7. Tim

    P.S. By the way Dolan has outlined a more “Austrian” approach to the Global Warming problem, as distinct from the ‘pigovian’ approach, that can be read online via this PDF file (24 pages) see here.

  8. Tom Blanton

    The NY Times article is absurd and Mr. Gregory’s response was wonderful – he managed to articulate my major gripes with the conservatives, liberals and libertarians with clarity and brevity.

    I fear Mr. Doherty’s new book will contribute to the tendancy of libertarians to classify and catagorize each and every possible type of libertarian – allowing them to ignore issues and focus on personalities. I’ve come up with a new system of catagorizing libertarians. There are the principled correct-thinking libertarians that agree with me and there are the sell-out opportunist libertarians that are assholes.

    As for Rand, Jefferson, Rothbard, Browne, and all the other dead people that living libertarians seek to associate themselves with, let them rest in peace. Perhaps it is time to quit looking to these super-human beings and rely on our own damn wits to shape the future instead of trying to analyze the past. The past may be instructive, but the answers to an increasingly bleak future do not lie therein.

    There are a lot of folks doing great work as we speak – Anthony Gregory, Sheldon Richman, James Bovard, Jacob Hornberger, Lew Rockwell, Robert Higgs, Justin Raimondo, Butler Shaffer, and others – and the libertarian movement in general ignores the work they do. I don’t see these writers wasting much ink on issues regarding whether Rothbard was a radical, Rand was a bitch, or Jefferson was banging his slaves. That is because nobody, myself included, really gives a rat’s ass in the context of living in the fascist police state empire unfolding before us.

  9. vineyardsaker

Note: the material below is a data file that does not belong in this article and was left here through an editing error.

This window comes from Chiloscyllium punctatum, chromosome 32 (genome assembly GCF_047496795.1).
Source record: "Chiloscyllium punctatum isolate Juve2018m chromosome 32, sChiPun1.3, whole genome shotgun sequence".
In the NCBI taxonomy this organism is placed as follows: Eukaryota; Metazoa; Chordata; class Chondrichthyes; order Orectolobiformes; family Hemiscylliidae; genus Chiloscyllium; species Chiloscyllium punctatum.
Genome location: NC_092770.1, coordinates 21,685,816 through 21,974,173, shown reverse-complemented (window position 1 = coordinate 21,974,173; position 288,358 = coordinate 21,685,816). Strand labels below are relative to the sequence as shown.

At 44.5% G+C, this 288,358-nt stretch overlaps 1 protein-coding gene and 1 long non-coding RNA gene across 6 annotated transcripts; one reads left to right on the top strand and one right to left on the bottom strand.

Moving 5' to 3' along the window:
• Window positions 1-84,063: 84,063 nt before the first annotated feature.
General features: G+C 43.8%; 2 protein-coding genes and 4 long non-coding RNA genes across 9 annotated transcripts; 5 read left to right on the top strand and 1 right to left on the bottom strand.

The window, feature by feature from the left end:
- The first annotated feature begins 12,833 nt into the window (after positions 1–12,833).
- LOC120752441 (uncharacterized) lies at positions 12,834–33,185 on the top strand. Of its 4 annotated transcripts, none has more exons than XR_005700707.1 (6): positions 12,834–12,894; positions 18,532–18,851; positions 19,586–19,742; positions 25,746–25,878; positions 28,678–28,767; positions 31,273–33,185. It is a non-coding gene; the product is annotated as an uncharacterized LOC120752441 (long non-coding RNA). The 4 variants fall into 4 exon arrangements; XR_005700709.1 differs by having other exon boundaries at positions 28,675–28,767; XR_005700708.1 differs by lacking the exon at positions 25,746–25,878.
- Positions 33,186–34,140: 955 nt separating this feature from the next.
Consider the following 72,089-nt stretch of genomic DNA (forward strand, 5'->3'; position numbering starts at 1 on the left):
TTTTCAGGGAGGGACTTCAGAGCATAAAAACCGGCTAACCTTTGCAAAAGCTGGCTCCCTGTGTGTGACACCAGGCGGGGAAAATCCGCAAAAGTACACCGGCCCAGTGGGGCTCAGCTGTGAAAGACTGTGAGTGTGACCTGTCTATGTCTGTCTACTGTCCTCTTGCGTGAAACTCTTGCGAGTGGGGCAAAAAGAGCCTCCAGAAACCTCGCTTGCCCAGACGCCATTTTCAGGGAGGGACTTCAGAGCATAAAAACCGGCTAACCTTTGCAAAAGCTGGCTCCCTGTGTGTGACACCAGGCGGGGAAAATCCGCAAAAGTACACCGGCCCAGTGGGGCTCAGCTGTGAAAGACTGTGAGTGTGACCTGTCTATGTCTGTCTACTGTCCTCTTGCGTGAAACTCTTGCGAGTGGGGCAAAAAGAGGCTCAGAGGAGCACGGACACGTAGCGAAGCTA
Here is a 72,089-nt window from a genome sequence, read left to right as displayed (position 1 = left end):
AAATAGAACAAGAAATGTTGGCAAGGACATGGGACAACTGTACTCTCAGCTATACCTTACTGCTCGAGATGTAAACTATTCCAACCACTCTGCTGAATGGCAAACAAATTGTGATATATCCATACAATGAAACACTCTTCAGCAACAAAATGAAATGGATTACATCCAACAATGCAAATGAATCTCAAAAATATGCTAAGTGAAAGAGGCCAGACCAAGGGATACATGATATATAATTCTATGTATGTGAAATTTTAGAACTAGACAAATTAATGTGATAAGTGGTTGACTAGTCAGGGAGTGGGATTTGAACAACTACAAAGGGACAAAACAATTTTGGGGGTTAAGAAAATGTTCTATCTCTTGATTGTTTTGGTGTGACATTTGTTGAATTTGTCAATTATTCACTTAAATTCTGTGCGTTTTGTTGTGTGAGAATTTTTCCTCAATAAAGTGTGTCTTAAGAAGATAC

actually ‘vozhd” just means ‘leader’, it comes from ‘vodit” which means ‘to lead’.

    none of which which does not preclude Putin for at the least working for the devil :-)

  10. Angela

    “There are a lot of folks doing great work as we speak – Anthony Gregory, Sheldon Richman, James Bovard, Jacob Hornberger, Lew Rockwell, Robert Higgs, Justin Raimondo, Butler Shaffer, and others – and the libertarian movement in general ignores the work they do.”

    Ignored by the movement, they are the libertarian movement. About 5 more names or institutions and that’s it. What else would there be?

  11. Anthony Gregory

    “Anthony Gregory, Sheldon Richman, James Bovard, Jacob Hornberger, Lew Rockwell, Robert Higgs, Justin Raimondo, Butler Shaffer. . . . ”

    What a ridiculously flattering list to be on.

  12. Tom Blanton

    Anthony: You’re a good writer and young enough to continue for 40 more years. Keep it up and you might surpass some of those other folks.

    Angela: You ask “What else would there be?”

    How about that crypto-fascist pro-tax warmonger that gets more airtime than all other “libertarians” combined – Neal Boortz. He’s the face of libertarianism among the general public instead of Lyndon Larouche. Then there is Glenn Beck who claims to be a libertarian. Of course, there are the Eric “We’re All Libertarians Now” Dondero types. Unfortunately, what passes as the libertarian movement is rife with idiots, liars, psychotics, opportunists, and clowns wishing to redefine freedom to resemble slavery.

  13. Angela

    Tom: I’m talking about libertarians, not conservatives. Boortz is a libertarian the same way Julia Roberts is beautiful. Repeating it over and over does not make it so.

    Who the fuck is that last one? I only deal with celebritarians, not punch lines.

    There is some hope with the LP Radical Caucus which I interviewed today on the Liberated Space. The interview is at http://www.blogtalkradio.com/liberatedspace.

    For conclusive proof, I’m an asshole go to http://www.liberatedspace.com/phorum/read.php?f=7&i=3395&t=3395

  14. Steve C

    I believe Boortz broke in to politics as a speechwriter for (segregationist) Lester Maddox.

  15. Cous Cous

    It’s an absolute certainty that Pravda wasn’t going to blame the failure on too much central planning.

    Angela: I listened to your LP radical interview and am curious what happened at “Portland”. Did the LP get neutered by an inundation of closeted Republicans?